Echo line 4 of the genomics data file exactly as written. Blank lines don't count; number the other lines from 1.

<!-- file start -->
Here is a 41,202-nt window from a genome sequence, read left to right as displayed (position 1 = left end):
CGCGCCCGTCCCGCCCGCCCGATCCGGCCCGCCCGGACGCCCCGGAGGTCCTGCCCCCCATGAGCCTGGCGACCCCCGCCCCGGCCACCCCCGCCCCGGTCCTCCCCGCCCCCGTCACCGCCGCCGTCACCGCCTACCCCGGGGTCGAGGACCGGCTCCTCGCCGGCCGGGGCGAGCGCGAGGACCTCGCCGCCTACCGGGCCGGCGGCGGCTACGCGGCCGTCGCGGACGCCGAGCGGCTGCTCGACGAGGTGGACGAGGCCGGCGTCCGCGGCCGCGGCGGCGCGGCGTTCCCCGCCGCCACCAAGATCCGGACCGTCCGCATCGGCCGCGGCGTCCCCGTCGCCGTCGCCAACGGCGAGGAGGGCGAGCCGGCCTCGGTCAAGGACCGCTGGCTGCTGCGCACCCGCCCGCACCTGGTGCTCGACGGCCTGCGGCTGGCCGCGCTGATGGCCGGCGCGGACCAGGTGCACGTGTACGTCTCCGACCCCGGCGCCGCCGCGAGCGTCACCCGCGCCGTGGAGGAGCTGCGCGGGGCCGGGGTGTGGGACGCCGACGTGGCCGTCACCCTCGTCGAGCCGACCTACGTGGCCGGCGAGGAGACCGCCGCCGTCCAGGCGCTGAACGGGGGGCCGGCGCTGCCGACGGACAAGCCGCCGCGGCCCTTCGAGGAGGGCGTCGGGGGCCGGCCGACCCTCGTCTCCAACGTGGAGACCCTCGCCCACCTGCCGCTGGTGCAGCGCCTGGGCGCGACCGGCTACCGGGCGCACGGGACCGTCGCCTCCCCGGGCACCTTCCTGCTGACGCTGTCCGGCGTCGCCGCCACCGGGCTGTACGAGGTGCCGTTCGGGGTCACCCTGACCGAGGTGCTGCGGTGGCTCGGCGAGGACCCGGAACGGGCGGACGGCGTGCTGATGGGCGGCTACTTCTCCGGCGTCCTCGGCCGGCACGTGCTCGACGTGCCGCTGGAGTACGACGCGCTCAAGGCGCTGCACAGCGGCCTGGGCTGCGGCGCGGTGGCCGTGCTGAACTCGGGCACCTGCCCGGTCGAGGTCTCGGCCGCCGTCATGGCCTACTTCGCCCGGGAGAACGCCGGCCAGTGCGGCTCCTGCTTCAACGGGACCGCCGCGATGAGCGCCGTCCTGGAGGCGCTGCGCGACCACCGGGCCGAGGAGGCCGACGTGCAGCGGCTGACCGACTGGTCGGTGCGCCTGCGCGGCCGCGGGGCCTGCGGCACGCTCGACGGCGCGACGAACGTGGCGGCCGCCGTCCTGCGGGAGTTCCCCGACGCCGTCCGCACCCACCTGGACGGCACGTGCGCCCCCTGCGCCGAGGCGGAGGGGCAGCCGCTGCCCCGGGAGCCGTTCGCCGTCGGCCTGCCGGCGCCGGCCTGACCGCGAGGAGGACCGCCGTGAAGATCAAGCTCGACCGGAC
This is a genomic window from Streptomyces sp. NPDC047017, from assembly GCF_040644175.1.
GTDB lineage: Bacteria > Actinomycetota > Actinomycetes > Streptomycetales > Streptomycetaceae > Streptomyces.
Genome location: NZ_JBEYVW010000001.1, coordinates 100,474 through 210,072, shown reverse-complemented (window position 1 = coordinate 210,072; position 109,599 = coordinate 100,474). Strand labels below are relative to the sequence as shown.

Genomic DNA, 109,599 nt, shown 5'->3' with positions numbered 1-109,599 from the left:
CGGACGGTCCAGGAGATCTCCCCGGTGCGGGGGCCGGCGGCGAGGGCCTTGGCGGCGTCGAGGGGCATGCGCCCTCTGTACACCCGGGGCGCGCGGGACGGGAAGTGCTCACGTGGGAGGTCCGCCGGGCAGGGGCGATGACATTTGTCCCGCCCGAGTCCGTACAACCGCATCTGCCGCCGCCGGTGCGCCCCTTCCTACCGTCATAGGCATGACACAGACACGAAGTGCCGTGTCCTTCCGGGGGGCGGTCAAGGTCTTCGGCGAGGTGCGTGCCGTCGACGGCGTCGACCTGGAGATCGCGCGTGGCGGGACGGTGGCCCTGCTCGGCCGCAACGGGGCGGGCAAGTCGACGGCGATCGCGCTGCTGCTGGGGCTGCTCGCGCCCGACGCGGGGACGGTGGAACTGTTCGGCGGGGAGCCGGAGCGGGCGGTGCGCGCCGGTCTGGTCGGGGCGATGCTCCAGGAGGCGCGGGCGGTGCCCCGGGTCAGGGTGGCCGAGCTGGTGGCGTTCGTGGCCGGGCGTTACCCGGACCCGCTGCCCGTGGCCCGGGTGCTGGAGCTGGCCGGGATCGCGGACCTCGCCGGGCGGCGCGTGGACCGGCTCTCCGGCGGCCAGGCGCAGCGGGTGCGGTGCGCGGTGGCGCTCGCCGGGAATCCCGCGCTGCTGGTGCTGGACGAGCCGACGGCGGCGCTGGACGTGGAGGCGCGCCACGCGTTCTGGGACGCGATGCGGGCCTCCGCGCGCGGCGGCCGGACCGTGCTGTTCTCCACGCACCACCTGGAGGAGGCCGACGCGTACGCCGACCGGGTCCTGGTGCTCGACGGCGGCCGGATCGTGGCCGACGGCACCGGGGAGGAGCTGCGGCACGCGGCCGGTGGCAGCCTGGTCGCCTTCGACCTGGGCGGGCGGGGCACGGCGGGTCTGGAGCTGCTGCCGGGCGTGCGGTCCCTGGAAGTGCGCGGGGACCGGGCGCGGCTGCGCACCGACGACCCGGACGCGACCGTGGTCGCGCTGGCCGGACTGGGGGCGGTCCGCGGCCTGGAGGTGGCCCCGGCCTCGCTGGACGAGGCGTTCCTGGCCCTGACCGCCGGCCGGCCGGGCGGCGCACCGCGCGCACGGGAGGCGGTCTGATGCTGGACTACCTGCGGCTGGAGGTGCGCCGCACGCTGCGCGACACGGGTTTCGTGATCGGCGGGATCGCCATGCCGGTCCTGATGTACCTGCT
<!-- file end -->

GTDB lineage: Bacteria > Actinomycetota > Actinomycetes > Streptomycetales > Streptomycetaceae > Streptomyces.